Researchers from Northwestern University have suggested that training high school children to learn music can significantly improve the teenagers’ hearing and language skills, as well as responses to sound. Recently published in the Proceedings of the National Academy of Sciences (PNAS), the study demonstrates that music training enhances particular skills required for academic success.
Finding The Connection: Music Improve Brain Function
Developing stable sound skills requires processing of sound and its details. This phenomenon is seen to be diminished in poverty-stricken children, which raises the possibility that providing such children with music education might reduce the onset of this negative occurrence.
Nina Kraus, the study’s senior author and Director of Northwestern’s Auditory Neuroscience Laboratory at the School of Communication, along with her colleagues enrolled 40 high school freshmen from within the Chicago area. They experimentation began shortly prior to their going to school. For collecting valuable data, these students were followed in a longitudinal study design up to their senior year.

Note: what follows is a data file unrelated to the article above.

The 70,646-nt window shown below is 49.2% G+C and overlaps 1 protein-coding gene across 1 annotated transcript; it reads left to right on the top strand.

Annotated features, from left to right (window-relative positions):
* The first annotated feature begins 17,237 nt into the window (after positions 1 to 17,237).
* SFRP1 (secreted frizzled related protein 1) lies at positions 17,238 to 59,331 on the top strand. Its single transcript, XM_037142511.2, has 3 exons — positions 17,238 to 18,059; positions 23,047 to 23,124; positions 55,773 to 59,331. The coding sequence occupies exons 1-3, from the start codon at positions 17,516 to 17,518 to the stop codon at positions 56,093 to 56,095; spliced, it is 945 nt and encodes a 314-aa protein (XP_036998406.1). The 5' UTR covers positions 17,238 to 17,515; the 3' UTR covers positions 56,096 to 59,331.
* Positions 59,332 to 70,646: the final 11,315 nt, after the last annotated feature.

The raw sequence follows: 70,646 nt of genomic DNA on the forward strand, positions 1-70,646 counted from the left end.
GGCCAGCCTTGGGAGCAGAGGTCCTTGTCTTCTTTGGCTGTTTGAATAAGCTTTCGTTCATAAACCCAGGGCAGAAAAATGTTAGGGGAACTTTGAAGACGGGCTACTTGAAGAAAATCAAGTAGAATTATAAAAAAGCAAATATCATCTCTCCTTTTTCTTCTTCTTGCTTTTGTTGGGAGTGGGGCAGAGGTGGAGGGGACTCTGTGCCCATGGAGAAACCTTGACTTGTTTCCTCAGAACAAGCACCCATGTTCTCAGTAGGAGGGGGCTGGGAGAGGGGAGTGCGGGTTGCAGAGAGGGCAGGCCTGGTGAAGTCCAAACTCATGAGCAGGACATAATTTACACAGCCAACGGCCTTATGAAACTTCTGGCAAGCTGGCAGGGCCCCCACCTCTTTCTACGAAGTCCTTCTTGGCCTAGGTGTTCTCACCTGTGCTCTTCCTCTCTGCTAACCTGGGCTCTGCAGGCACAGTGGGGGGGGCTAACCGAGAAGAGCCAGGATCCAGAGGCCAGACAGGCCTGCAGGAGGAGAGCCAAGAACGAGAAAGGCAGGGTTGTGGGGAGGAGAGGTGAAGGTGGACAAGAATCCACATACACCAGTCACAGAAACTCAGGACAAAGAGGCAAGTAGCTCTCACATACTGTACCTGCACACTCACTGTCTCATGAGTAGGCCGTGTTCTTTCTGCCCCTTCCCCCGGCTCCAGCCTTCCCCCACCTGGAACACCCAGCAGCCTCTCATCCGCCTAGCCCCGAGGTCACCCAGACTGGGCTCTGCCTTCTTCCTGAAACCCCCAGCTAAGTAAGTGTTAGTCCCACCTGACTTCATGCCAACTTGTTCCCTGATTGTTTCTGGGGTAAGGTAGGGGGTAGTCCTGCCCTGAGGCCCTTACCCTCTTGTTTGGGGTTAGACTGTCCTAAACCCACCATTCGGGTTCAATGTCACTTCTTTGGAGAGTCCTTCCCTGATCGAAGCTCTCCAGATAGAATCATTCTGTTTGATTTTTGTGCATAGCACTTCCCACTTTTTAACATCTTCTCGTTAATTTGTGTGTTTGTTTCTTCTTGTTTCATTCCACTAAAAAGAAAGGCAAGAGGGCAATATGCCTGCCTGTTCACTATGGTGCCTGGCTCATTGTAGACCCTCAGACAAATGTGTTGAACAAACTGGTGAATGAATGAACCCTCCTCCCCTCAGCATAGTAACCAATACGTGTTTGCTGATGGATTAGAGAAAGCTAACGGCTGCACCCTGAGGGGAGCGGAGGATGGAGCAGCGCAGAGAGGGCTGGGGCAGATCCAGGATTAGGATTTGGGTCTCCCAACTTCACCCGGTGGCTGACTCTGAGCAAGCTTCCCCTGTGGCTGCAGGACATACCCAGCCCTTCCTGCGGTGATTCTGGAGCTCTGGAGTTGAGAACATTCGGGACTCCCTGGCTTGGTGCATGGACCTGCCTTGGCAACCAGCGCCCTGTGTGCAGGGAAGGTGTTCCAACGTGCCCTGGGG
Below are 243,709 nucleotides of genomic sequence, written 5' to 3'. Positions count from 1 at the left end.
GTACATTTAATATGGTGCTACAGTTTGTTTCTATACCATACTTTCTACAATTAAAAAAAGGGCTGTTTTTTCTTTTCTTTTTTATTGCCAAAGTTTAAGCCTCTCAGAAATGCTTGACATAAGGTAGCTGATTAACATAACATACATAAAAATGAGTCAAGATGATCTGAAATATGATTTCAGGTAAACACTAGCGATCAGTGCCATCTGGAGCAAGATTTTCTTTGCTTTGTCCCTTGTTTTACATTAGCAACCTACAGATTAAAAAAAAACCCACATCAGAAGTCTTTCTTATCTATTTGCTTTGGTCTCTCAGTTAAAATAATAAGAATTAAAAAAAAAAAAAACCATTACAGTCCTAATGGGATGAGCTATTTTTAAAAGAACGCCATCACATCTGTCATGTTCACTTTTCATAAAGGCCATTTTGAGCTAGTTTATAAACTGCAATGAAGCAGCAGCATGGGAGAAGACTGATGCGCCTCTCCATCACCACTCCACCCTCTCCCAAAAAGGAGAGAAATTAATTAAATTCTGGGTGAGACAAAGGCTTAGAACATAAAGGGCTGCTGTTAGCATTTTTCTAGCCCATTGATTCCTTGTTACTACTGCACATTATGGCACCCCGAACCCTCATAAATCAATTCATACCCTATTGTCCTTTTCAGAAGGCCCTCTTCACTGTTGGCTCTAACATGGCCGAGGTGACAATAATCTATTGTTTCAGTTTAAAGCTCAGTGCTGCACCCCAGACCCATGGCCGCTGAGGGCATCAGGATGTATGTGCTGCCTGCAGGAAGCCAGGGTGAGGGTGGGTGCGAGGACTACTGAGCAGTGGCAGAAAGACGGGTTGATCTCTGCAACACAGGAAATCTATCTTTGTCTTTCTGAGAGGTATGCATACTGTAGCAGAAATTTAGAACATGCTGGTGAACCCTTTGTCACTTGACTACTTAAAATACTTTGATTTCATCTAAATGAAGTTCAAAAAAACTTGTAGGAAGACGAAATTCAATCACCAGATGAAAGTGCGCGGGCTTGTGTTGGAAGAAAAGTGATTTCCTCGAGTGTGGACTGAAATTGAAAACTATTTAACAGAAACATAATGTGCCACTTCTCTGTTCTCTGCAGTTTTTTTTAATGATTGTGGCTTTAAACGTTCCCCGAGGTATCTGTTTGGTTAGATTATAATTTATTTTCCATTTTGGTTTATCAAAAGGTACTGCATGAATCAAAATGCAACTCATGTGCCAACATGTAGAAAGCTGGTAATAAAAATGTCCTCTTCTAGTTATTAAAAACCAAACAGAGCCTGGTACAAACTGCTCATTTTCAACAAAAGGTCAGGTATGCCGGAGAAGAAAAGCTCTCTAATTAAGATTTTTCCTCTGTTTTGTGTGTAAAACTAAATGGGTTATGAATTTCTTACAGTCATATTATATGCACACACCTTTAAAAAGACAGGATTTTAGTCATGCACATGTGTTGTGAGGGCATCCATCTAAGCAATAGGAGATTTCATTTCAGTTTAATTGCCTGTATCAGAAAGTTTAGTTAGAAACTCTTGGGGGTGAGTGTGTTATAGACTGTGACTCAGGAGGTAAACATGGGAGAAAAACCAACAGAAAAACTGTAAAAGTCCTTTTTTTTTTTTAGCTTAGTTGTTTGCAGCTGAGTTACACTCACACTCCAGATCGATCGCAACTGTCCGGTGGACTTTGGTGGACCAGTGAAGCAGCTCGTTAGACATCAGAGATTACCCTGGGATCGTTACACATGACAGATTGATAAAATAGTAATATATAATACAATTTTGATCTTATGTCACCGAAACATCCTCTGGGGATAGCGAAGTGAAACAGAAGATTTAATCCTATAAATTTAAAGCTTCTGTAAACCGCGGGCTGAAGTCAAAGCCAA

The students, all belonging to similar schools in a low-income neighborhood, were divided into two groups. Almost half of the participants had enrolled in band classes – instrumental group music instruction two to three hours per week. The remaining had enrolled in junior Reserve Officers’ Training Corps (ROTC), which focused more on fitness exercises for a comparable period. Electrodes were used to measure brain activity – at the beginning of the study and after three years.
Study Revealed: Music Training Can Help Sharpen Your Brain
Analysis of the electrode recordings revealed that the participants that enrolled in music training group demonstrated enhanced maturation in brain’s responses to sound. Moreover, the sensitivity of their brains to decipher minor details in sound was heightened. Even though all the study participants showed improved language skills associated with sound-structure awareness, the latter was seen to be highest in the children who received music training.
Kraus commented that music programs were usually cut because of budget constraints etc, but the results of the study highlighted the importance of such exercises in a high school curriculum. She added that even though music training did not directly teach the students any career-based skills, the study indicated that in-school training techniques help improve neurodevelopment and language skills.
“Our results support the idea that the adolescent brain remains receptive to training, underscoring the importance of enrichment during the teenage years”, concluded the authors.